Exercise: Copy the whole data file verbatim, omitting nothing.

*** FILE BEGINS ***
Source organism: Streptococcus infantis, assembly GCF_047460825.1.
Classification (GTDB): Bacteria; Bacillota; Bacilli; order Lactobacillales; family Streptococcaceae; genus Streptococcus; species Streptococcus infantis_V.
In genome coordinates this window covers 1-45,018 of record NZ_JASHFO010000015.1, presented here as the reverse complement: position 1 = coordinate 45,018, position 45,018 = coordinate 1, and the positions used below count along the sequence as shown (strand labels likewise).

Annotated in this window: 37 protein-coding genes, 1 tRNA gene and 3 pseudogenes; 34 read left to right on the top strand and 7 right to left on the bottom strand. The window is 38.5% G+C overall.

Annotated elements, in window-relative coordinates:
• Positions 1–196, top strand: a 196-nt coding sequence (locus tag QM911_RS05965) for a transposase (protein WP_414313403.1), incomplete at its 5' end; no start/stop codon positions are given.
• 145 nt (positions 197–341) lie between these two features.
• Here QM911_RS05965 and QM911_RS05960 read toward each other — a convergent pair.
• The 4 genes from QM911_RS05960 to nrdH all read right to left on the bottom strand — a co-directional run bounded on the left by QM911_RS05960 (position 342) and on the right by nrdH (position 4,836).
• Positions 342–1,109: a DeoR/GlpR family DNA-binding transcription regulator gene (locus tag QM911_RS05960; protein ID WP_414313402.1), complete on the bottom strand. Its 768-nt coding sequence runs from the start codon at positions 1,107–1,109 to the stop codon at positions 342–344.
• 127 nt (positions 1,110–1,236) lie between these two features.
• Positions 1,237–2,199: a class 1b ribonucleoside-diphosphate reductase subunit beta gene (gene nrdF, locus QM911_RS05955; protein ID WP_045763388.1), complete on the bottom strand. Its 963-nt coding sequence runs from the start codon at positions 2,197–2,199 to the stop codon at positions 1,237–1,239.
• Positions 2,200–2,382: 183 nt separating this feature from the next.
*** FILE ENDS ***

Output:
Source organism: Streptococcus infantis, assembly GCF_047460825.1.
Classification (GTDB): Bacteria; Bacillota; Bacilli; order Lactobacillales; family Streptococcaceae; genus Streptococcus; species Streptococcus infantis_V.
In genome coordinates this window covers 1-45,018 of record NZ_JASHFO010000015.1, presented here as the reverse complement: position 1 = coordinate 45,018, position 45,018 = coordinate 1, and the positions used below count along the sequence as shown (strand labels likewise).

Annotated in this window: 37 protein-coding genes, 1 tRNA gene and 3 pseudogenes; 34 read left to right on the top strand and 7 right to left on the bottom strand. The window is 38.5% G+C overall.

Annotated elements, in window-relative coordinates:
• Positions 1–196, top strand: a 196-nt coding sequence (locus tag QM911_RS05965) for a transposase (protein WP_414313403.1), incomplete at its 5' end; no start/stop codon positions are given.
• 145 nt (positions 197–341) lie between these two features.
• Here QM911_RS05965 and QM911_RS05960 read toward each other — a convergent pair.
• The 4 genes from QM911_RS05960 to nrdH all read right to left on the bottom strand — a co-directional run bounded on the left by QM911_RS05960 (position 342) and on the right by nrdH (position 4,836).
• Positions 342–1,109: a DeoR/GlpR family DNA-binding transcription regulator gene (locus tag QM911_RS05960; protein ID WP_414313402.1), complete on the bottom strand. Its 768-nt coding sequence runs from the start codon at positions 1,107–1,109 to the stop codon at positions 342–344.
• 127 nt (positions 1,110–1,236) lie between these two features.
• Positions 1,237–2,199: a class 1b ribonucleoside-diphosphate reductase subunit beta gene (gene nrdF, locus QM911_RS05955; protein ID WP_045763388.1), complete on the bottom strand. Its 963-nt coding sequence runs from the start codon at positions 2,197–2,199 to the stop codon at positions 1,237–1,239.
• Positions 2,200–2,382: 183 nt separating this feature from the next.